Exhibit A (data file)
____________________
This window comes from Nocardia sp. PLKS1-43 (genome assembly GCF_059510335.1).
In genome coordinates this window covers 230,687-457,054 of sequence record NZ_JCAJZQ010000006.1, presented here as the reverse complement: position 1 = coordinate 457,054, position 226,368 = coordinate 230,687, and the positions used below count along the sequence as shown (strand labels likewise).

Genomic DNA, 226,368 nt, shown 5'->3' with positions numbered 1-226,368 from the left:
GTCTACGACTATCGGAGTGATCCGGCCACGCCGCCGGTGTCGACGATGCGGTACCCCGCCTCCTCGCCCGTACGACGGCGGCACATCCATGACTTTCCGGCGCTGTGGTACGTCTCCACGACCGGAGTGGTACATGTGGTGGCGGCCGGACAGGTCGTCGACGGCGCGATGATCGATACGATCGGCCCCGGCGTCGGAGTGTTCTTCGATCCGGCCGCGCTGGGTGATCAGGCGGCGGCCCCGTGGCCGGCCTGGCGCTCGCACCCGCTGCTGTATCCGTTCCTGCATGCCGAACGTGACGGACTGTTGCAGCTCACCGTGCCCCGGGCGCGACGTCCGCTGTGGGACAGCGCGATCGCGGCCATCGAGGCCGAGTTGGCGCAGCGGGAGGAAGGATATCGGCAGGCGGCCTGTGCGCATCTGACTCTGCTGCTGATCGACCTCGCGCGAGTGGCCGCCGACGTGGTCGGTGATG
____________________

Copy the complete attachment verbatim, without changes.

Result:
This window comes from Nocardia sp. PLKS1-43 (genome assembly GCF_059510335.1).
In genome coordinates this window covers 230,687-457,054 of sequence record NZ_JCAJZQ010000006.1, presented here as the reverse complement: position 1 = coordinate 457,054, position 226,368 = coordinate 230,687, and the positions used below count along the sequence as shown (strand labels likewise).

Genomic DNA, 226,368 nt, shown 5'->3' with positions numbered 1-226,368 from the left:
GTCTACGACTATCGGAGTGATCCGGCCACGCCGCCGGTGTCGACGATGCGGTACCCCGCCTCCTCGCCCGTACGACGGCGGCACATCCATGACTTTCCGGCGCTGTGGTACGTCTCCACGACCGGAGTGGTACATGTGGTGGCGGCCGGACAGGTCGTCGACGGCGCGATGATCGATACGATCGGCCCCGGCGTCGGAGTGTTCTTCGATCCGGCCGCGCTGGGTGATCAGGCGGCGGCCCCGTGGCCGGCCTGGCGCTCGCACCCGCTGCTGTATCCGTTCCTGCATGCCGAACGTGACGGACTGTTGCAGCTCACCGTGCCCCGGGCGCGACGTCCGCTGTGGGACAGCGCGATCGCGGCCATCGAGGCCGAGTTGGCGCAGCGGGAGGAAGGATATCGGCAGGCGGCCTGTGCGCATCTGACTCTGCTGCTGATCGACCTCGCGCGAGTGGCCGCCGACGTGGTCGGTGATG